When it comes to achieving gender equality, the technology industry is behind the U.S. economy as a whole. Women are paid less, receive less VC funding, and occupy fewer leadership and technical positions compared to men. So, for this Women's History Month, I am interviewing real women working in immersive tech, women who challenge the idea that the tech industry lacks visible female role models. Enjoy!
Paige Dansinger, CEO/Executive Director, Better World Museum, and Facebook Community Leadership Program Fellow
Emily: To begin, could you provide us with a little background on yourself and your career?
Paige: I'm founding director of Better World Museum and a new Facebook Community Leadership Program (FCLP) Fellow. I use AR/VR to create more inclusive communities by supporting vulnerable and overlooked voices. I developed VR Garden, a fun group drawing activity that draws people together for a better world and was the 2018 AR/VR Artist in Residence at the Minneapolis Athenaeum.
My first experience directing a creative VR project was in 2016, before I had ever tried a VR headset. The project involved 65 survivors of domestic violence, with the Better World Museum's creative tech team creating an empathy experience using an iPad HTML drawing program I had designed along with team member Hattie Ball using Unity and Maya. Ultimately, the project provided public space for vulnerable voices and influenced how I'm using AR/VR today.
Shortly after, the museum accepted a donation of an Oculus Rift and I created the first VR Garden. This is how I met Iva Leon and members of AR/VR Women and Allies. Iva is now Director of Growth at Better World Museum and an important part of my upcoming project for the FCLP, which demonstrates how VR can create meaningful relationships on and offline. Today, I use AR/VR in exciting ways: Having just returned from drawing in VR Garden with students and underserved teens in Cambodia and Singapore, I'm looking forward to creating a modular prototype for an AR/VR Climate Museum Pop-up (with Better World Museum) and working on my current side project--creating an AR/VR book of Urban Edible Plants.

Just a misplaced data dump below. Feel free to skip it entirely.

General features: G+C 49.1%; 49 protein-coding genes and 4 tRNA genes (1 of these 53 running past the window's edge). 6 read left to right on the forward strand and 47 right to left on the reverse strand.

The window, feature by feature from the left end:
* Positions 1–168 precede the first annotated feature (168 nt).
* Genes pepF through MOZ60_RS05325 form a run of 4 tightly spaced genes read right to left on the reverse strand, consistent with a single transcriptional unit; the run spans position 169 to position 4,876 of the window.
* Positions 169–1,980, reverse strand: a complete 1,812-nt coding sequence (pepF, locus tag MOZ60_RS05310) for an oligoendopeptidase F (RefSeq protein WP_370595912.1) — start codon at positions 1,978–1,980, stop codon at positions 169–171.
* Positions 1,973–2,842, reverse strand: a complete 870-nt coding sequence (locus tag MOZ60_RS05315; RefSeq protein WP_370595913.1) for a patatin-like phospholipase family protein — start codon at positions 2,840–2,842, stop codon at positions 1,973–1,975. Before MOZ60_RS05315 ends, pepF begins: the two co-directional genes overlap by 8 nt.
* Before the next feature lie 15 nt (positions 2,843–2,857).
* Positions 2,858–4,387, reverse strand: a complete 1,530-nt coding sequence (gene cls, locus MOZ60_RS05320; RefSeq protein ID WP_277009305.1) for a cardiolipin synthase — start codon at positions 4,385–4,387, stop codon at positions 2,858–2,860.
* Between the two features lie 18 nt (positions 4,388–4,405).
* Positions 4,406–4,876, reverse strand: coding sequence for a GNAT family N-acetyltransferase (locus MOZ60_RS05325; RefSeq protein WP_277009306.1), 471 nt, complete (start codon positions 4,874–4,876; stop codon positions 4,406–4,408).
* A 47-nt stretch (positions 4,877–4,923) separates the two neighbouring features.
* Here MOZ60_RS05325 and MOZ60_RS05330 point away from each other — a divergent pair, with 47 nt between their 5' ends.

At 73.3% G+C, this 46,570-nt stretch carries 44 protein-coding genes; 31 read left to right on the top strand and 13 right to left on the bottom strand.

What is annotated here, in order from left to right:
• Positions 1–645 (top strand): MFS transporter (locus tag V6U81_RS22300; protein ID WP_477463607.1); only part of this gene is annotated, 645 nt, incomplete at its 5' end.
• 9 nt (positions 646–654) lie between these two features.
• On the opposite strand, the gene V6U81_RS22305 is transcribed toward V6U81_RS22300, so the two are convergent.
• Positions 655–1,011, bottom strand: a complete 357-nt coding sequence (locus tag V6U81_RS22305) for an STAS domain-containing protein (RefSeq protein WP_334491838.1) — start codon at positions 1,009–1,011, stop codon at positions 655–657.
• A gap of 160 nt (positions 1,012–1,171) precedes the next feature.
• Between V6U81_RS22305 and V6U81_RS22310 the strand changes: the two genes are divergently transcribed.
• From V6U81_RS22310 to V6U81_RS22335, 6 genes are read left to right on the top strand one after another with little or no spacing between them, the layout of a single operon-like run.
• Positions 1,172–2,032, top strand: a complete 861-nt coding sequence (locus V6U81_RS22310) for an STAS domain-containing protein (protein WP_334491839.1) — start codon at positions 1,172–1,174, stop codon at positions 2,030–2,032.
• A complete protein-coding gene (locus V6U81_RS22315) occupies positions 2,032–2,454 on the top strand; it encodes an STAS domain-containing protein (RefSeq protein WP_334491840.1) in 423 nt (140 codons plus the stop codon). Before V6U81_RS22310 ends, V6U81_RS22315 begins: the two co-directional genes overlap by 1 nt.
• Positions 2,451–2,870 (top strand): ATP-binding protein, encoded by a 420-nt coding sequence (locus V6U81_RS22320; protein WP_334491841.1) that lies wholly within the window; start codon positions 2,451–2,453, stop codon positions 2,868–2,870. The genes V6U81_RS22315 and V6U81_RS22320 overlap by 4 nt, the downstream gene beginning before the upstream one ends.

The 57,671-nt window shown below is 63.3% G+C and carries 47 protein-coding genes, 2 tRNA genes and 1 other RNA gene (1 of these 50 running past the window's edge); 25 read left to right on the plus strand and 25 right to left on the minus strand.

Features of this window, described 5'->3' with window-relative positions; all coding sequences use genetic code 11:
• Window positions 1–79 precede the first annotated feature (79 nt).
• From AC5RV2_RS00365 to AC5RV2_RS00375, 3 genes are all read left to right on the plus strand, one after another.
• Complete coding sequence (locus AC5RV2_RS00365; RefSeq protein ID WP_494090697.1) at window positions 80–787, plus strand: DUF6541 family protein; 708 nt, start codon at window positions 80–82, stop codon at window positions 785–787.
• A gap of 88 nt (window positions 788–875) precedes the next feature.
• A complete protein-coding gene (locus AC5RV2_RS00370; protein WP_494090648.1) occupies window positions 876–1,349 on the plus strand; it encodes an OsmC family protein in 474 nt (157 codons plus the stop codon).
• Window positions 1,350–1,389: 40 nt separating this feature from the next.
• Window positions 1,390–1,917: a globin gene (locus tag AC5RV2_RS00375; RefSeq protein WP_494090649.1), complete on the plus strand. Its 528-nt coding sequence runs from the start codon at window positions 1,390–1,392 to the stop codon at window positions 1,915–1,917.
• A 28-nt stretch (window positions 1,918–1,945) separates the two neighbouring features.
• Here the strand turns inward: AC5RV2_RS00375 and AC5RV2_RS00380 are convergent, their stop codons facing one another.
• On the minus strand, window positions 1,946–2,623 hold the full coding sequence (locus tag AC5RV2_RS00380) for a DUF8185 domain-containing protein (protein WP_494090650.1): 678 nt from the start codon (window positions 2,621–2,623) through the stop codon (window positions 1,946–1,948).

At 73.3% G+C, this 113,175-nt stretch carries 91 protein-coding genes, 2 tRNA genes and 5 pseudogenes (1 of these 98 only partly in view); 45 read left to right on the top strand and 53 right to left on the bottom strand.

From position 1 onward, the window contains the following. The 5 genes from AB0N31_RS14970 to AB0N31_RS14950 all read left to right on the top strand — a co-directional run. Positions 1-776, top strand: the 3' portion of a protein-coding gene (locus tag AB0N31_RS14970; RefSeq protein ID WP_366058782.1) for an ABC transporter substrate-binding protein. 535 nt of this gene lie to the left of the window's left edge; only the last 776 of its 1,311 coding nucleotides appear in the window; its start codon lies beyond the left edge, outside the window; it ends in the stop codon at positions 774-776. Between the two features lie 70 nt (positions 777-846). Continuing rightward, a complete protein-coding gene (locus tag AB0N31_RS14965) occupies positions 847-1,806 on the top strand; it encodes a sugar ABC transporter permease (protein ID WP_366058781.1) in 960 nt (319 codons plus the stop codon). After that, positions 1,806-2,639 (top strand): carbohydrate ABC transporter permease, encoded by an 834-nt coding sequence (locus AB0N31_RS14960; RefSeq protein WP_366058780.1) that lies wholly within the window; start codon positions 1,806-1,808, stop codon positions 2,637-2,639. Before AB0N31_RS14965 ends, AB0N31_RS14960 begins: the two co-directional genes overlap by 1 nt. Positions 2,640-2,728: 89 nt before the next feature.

Emily: What is it like as a woman working in AR/VR?
Paige: It's an advantage today, because I'm able to be selective as to who I support based on practices and principles that pave the way for more equity and inclusion. It's a perfect time to fill my museum board, leadership roles, and projects with diverse youth and emerging talent that may not have had the opportunity in the past because of structural racism, elitism or sexism.
I may receive less funding or opportunities, but I have the advantage of having so many talented women and allies to look to as role models and mentors to grow and develop my skills. I don't really have to depend on men for work. Respectfully, there are many good men out there, but today I'm proud to surround myself with mostly women professionals in AR/VR.
Emily: What challenges do you face that your male colleagues or peers don't?
Paige: I came on the VR scene during the #metoo movement. It made me more empathetic and sensitive to people in the AR/VR community, more mindful of what sources I share online, and who I connect with. Data shows women are massively underrepresented in technology and I want to be a part of the change.